Usually when developers are building applications, one or more databases are created to store data for the application. In many development processes, the focus is on adding new features with the mantra “Performance will work itself out.” An unfortunate result is that there are many databases that get developed and deployed without indexes being built because of the belief that they aren’t needed.
Along with this, there are developers who believe their databases are somehow unique from other databases. The following are some reasons that are heard from time to time:
- “It’s a small database that won’t get much data.”
- “It’s just a proof of concept and won’t be around for long.”
- “It’s not an important application, so performance isn’t important.”
- “The whole database already fits into memory; indexes will just make it require more memory.”
- “I am going to use this database only for inserting data; I will never look at the results.”
Each of these reasons is easy to break down. In today’s world of big data, even databases that are expected to be small can start growing quickly as they are adopted. Besides that, small in terms of a database is definitely in the eye of the beholder. Any proof-of-concept or unimportant database and application wouldn’t have been created if there weren’t a need or someone wasn’t interested in expending resources for the features. Those same people likely expect that the features they asked for will perform as expected. Lastly, fitting a database into memory doesn’t mean it will be fast. As was discussed in previous chapters, indexes provide an alternative access path to data, with the aim of decreasing the number of pages required to access the data. Without these alternative routes, data access will likely require reading every page of a table.
These reasons may not be the ones you hear concerning your databases, but they will likely be similar. The general idea surrounding this myth is that indexes don’t help the database perform better. One of the strongest ways to break apart this excuse is by demonstrating the benefits of indexing against a given scenario.
To demonstrate, let’s look at the code in Listing 1. This code sample creates the table MythOne. Next, you will find a query similar to one in almost any application. In the output from the query, in Listing 2, the query generated 1,496 reads.
SELECT * INTO MythOne FROM Sales.SalesOrderDetail; GO SET STATISTICS IO ON SET NOCOUNT ON GO SELECT SalesOrderID, SalesOrderDetailID, CarrierTrackingNumber, OrderQty, ProductID, SpecialOfferID, UnitPrice, UnitPriceDiscount, LineTotal FROM MythOne WHERE CarrierTrackingNumber =&nbsp;'4911-403C-98'; GO SET STATISTICS IO OFF GO
Table 'MythOne'. Scan count 1, logical reads 1496, physical reads 0, read-ahead reads 0, lob logical reads 0, lob physical reads 0, lob read-ahead reads 0.
It could be argued that 1,496 isn’t a lot of input/output (I/O). This might be true given the size of some databases and the amount of data in today’s world. But the I/O of a query shouldn’t be compared to the performance of the rest of the world; it needs to be compared to its potential I/O, the needs of the application, and the platform on which it is deployed.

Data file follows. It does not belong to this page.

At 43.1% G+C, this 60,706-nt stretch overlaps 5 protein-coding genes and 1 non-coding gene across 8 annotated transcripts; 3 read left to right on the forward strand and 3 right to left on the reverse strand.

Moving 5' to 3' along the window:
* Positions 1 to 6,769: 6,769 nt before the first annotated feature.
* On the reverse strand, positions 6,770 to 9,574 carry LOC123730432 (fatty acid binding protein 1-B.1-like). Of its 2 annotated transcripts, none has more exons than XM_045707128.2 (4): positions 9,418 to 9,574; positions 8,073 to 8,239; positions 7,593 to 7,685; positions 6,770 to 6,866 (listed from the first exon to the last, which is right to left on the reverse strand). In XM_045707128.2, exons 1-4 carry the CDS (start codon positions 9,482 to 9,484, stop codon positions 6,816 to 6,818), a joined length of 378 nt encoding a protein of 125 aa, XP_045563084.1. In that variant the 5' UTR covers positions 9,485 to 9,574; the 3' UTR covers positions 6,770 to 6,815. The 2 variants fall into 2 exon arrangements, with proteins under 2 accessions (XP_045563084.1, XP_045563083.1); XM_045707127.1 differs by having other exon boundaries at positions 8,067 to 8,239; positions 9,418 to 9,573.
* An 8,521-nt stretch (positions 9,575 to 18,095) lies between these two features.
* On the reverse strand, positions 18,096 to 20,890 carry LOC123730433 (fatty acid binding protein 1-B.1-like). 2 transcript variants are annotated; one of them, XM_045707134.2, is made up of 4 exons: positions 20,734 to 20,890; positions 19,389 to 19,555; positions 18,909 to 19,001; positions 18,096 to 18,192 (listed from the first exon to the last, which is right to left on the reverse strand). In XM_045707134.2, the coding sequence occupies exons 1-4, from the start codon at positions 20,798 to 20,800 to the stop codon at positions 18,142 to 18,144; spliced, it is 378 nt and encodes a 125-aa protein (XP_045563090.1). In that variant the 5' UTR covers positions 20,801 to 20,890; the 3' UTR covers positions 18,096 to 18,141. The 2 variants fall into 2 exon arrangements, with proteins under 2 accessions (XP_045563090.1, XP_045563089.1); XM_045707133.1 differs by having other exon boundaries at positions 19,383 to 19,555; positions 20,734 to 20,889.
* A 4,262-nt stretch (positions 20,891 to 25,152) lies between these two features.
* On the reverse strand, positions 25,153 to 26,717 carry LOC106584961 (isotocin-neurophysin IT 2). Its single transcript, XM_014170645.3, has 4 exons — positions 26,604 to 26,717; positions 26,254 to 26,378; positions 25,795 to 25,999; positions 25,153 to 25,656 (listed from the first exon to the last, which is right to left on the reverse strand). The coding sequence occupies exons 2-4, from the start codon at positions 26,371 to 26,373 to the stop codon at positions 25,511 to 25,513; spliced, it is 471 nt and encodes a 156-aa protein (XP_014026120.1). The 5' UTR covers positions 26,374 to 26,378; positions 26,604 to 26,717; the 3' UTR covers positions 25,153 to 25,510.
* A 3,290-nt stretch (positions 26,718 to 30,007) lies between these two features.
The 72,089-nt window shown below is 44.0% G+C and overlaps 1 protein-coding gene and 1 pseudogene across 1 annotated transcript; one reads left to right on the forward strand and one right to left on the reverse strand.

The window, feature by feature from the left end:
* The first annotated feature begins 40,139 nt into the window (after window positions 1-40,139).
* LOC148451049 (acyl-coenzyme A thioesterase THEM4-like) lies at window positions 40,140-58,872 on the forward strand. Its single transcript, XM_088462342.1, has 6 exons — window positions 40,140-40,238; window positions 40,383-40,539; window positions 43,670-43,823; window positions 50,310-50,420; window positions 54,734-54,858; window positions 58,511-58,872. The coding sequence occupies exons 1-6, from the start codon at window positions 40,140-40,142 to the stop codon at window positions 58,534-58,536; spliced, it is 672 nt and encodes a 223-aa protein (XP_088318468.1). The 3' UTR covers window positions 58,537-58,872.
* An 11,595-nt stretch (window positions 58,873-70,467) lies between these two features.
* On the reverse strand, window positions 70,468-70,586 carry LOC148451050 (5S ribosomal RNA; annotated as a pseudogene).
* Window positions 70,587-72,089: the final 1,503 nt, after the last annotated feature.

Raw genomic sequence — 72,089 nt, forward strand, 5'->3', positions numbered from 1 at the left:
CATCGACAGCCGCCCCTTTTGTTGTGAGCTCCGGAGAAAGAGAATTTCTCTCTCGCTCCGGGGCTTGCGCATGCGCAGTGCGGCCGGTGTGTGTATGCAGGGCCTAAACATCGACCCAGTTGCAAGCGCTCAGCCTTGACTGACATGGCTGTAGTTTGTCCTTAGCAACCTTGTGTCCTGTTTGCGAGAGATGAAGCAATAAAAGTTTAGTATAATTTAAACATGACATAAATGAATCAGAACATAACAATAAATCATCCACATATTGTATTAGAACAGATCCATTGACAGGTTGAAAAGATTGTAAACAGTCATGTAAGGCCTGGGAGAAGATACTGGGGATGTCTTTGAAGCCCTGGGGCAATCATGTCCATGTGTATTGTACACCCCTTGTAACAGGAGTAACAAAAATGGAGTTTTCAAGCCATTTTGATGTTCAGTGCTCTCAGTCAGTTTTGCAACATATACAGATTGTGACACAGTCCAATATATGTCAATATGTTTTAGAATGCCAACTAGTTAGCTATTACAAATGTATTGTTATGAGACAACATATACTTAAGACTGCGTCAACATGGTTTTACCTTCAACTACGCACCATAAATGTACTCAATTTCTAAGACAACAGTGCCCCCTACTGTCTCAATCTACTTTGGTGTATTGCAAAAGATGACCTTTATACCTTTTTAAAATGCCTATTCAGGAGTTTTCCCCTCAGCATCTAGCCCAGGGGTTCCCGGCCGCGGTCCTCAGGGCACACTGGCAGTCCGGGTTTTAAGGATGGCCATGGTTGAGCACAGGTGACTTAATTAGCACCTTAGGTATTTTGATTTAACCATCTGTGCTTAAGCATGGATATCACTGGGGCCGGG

Improving the query from the previous demonstration can be as simple as adding an index on the table on the CarrierTrackingNumber column. To see the effect of adding an index to MythOne, execute the code in Listing 3. With the index created, the reads for the query were reduced from 1,496 to 15 reads, shown in Listing 4. With just a single index, the I/O for the query was reduced by nearly two orders of magnitude. Suffice it to say, an index in this situation provides a significant amount of value.
Listing 3. Adding an Index to MythOne
CREATE INDEX IX_CarrierTrackingNumber ON MythOne (CarrierTrackingNumber) GO SET STATISTICS IO ON SET NOCOUNT ON GO SELECT SalesOrderID, SalesOrderDetailID, CarrierTrackingNumber, OrderQty, ProductID, SpecialOfferID, UnitPrice, UnitPriceDiscount, LineTotal FROM MythOne WHERE CarrierTrackingNumber =&nbsp;'4911-403C-98'; GO SET STATISTICS IO OFF GO
Listing 4. I/O Statistics for Table with an Index
Table 'MythOne'. Scan count 1, logical reads 15 physical reads 0, read-ahead reads 0, lob logical reads 0, lob physical reads 0, lob read-ahead reads 0.
I’ve shown in these examples that indexes do provide a benefit. If you encounter a situation where there is angst for building indexes on a database, try to break down the real reason for the pushback and provide an example similar to the one presented in this section.
For all your application development needs, visit www.verbat.com for a fiscally conscious proposal that meets your needs ( So I can keep this blog going as well!!!!)
Alternatively click through the link if you found this article interesting. (This will help the companies Search engine rankings)